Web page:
We have described a rather ideal or theoretical type of functioning of public opinion. It shows that the “mirror metaphor” over-simplifies its understanding; it is rather a complicated system of mirrors that reflect and distort each other’s signals, and create quite a sophisticated image as a result.
Now let us have a look at the situation in Belarus through such a notion of public opinion. The space of public politics in Belarus is absent as such; the space of intellectual discussions is shrinking. Despite these facts the agenda of the most vital issues that must be in focus of public opinion is quite obvious. The country is stuck in uncertainty as it has not answered some basic questions any development is impossible without – from the problem of geopolitical choice (or “the choice of the future”) to the issues of historical memory (or “the choice of the past”, if you like).
Language, social and economic setup, Western or Eastern way of development, law-based or social state – here are just some of the questions there are at least two contradicting answers to in Belarus. And neither of the two camps have significant influence or a comprehensive programme of work with public opinion on these issues.
The authorities of the country don’t have such a programme. It may sound a bit paradoxical, but Belarusian authorities don’t have any strong influence on public opinion either – just because they don’t deal with the subject of public opinion, they only deal with “people” or “a population” they try to control with the help of a system of social and economic balances.
Political opposition has been losing its influence on public opinion during the past decade, and at the moment it has lost it almost completely. The opposition has lost support among civil society and intellectuals as well; thus they have started going down the same road of “dealing with people” as the authorities do. The proof is a growing appeal of the idea of populism among the oppositional forces. So, instead of elaboration of strategies and programmes to address the vital issues for the Belarusian society, the opposition try to address people and “gather their wishes”. The problem is there are no mechanisms to make those wishes come true.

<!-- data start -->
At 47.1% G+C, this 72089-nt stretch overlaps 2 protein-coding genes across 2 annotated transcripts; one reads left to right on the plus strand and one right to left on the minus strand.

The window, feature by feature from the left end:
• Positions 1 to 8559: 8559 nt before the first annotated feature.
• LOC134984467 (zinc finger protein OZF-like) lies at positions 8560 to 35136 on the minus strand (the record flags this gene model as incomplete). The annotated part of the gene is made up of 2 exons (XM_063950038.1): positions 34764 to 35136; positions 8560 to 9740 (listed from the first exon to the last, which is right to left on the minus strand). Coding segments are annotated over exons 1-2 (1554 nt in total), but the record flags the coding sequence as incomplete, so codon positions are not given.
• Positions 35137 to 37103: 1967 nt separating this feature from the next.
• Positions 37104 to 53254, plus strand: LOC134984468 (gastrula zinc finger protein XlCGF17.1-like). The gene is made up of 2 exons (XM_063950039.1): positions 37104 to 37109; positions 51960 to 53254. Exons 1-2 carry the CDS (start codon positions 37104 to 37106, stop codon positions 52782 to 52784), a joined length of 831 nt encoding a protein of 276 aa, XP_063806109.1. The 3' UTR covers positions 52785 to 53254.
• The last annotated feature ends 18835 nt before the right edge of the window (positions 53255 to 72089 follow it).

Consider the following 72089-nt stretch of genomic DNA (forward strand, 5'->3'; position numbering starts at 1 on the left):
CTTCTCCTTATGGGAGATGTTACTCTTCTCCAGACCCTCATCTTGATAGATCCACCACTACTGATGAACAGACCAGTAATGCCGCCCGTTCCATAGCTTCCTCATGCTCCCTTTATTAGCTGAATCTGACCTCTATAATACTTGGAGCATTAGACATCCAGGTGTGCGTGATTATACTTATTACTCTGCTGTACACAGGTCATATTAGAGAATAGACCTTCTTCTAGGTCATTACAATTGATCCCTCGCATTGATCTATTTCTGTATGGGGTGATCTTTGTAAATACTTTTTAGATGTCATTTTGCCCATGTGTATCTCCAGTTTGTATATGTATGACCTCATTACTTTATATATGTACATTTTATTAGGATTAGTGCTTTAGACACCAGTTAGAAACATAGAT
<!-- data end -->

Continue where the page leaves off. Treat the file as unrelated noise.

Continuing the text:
The alternative political agenda in Belarus has been concentrated more and more in civil society and cultural underground; but as subjects of public opinion themselves, they don’t have enough potential to inspire massive processes of formation of public opinion on significant issues. This has to do more with peculiarities of self-identification of civil society, rather than with conditions of work or organisational weaknesses.
In such a situation media and opinion polls find themselves in quite an ambiguous position. Let’s leave the state media that function as propaganda tools alone. Independent media have to be guided by their own understanding of “general democratic values” and audience needs – because there are no other clearly identified public agenda setters. Thus, it is difficult to be a platform for sensible public debate. It results in a situation where the public opinion-setting work of the media cannot be effective as there is nobody to take note of it and use its results, if there are any.
Sociologists find themselves in a similar position. In fact they have to combine the roles of an “agenda setter” or a “public customer” – and of a researcher. The absence of a real public request for surveying and measurement of public opinion – as well as actual space for implementing their results – make any poll, however deep, mass-scale and methodologically perfect, quite useless.
Thus, the whole system that should ensure a functioning public opinion in Belarus is perverted. If we recall the “mirror metaphor”, all spaces or mirrors in it exist in parallel realities and create a “labyrinth of reflections”, where the subject of public opinion seems to be completely lost. Unfortunately, Belarus cannot boast of a large number of people who are capable of formulating a responsible political opinion that have a potential of influencing the situation in any area. The number of these people is decreasing rather than growing.
The only chance for a change is to alter the positions of mirrors.
Aksana Shelest has a PhD in sociology and is an expert of Agency of Humanitarian Technologies from Belarus